TSB offers “fraud refund guarantee” to compensate victims of digital fraud
News / TSB offers “fraud refund guarantee” to compensate victims of digital fraud
16 April 2019
TSB has become the first bank in the UK to compensate customers in the event of them becoming victims of various types of digital fraud such as authorised push payment fraud or unauthorised transaction fraud.
Over 5.2 million customers of TSB will benefit from the bank’s new “Fraud Refund Guarantee” programme that aims to financially compensate innocent victims of fraud which, following the digitisation of banking processes, has grown both in terms of scale and reach.
Last year, UK Finance revealed that the UK saw as many as 43,875 cases of authorised push payment scams in 2017 that impacted a total of 42,837 UK consumers. Such scams involve scammers tricking consumers into authorising payments to them and since consumers authorised such fund transfers themselves, they often struggled to recover the amount from their banks.
Financial losses due to various types of fraud such as remote purchase (card-not-present) fraud, counterfeit card fraud, lost and stolen card fraud, card ID theft, retainer face-to-face card fraud, phone banking fraud and online banking fraud totalled almost £732 million in 2017 and combined with £236 million lost to authorised push payment scams, total losses incurred by UK citizens and businesses almost touched £1 billion.
All banks to compensate victims of authorised push payment scams from May
Earlier this year, banks and consumer representatives from across the UK entered into a voluntary code of good practice to reimburse victims of authorised push payment scams “if their bank failed to meet the standards set out in the Code, providing the customer did everything expected of them under the Code”.
The voluntary code will come into effect on 28 May this year and from then on, all signatories of the Code will not only protect customers from app fraud by offering a greater level of protection, but will also prevent accounts from being used to launder the proceeds of APP fraud, including procedures to prevent, detect and respond to the receipt of funds from this type of fraud.
“Protecting customers from the threat of authorised push payment scams and stopping money going to criminals are the finance industry’s foremost priorities. This voluntary code is an important step in strengthening requirements for customer protection,” said Katy Worobec, Managing Director of Economic Crime at UK Finance.
“It delivers a commitment from all firms who sign up to the code from May to reimburse victims of authorised push payment scams in any scenario where their bank or payment service provider is at fault and the customer has met the standards expected of them under the code.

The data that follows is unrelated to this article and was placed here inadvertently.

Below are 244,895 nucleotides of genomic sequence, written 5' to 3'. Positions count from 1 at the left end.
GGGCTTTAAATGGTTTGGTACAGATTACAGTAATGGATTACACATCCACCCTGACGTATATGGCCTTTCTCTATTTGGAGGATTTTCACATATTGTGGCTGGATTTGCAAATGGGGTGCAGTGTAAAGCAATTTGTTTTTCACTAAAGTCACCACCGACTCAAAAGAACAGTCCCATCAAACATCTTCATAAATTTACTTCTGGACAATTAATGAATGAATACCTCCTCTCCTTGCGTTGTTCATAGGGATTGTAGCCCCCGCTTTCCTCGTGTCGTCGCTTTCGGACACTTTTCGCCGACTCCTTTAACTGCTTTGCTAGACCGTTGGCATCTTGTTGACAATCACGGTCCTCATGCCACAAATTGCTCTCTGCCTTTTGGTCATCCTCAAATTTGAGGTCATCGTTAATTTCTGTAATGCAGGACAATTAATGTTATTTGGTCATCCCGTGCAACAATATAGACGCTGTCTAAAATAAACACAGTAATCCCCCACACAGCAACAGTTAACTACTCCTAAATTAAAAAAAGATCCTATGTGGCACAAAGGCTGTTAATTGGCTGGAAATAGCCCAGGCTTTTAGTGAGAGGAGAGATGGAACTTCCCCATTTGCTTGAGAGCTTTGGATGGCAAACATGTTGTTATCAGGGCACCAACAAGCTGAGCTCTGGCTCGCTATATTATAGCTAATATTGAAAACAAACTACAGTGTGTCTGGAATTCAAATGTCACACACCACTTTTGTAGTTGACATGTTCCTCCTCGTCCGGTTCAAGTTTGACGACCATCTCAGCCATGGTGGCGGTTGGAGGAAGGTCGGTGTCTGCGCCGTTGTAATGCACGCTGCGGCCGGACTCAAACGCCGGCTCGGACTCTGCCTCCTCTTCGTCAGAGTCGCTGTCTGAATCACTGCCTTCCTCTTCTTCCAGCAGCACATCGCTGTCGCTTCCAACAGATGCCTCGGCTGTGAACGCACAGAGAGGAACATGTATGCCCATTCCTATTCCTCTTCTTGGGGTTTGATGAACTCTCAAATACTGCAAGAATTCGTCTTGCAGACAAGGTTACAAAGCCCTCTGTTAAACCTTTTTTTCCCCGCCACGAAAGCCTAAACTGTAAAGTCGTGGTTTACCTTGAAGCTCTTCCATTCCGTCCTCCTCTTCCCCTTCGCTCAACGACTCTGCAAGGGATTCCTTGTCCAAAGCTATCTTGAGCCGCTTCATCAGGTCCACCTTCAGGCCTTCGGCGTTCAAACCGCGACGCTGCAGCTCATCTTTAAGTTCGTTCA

TSB first to offer full compensation to victims of fraud
TSB has become the first bank to offer full compensation to victims of fraud ahead of the deadline and said that TSB’s customers will be refunded for any loss they’ve suffered from their account as a result of third-party fraud.
“The vast majority of fraud claims across UK banking are from innocent victims of fraud, who have been targeted by criminals and organised gangs. However, all too often these customers must fight to be refunded and are not treated as victims of crime,” said Richard Meddings, Executive Chairman of TSB.
“We want to provide peace of mind to our customers, that’s why we’re proud to announce the TSB Fraud Refund Guarantee. If a TSB customer innocently suffers a fraud loss on their account after being targeted by a criminal, we’ll cover it,” he added.
“TSB’s pledge will come as welcome news to its customers. Fraud is only becoming more sophisticated as hackers continue to target vulnerable channels such as digital and mobile, users simply cannot be expected to foot the bill any longer – especially when there are often life-changing sums of money at risk,” says Mark Crichton, senior director, security product management at OneSpan.
“By promising to compensate customers who fall victim to all types of fraud (including authorised payment fraud), this should further incentivise banks to implement measures to prevent attacks from happening in the first place.
“We’re witnessing huge developments in preventative technology, including innovations in adaptive authentication, biometrics and behavioural techniques to tackle the UK’s billion-pound fraud problem. To get ahead, risk-based systems that can analyse vast amounts of channel-driven data and detect fraud in real-time are crucial for banks to adequately defend against attacks and buck fraud trends,” he adds.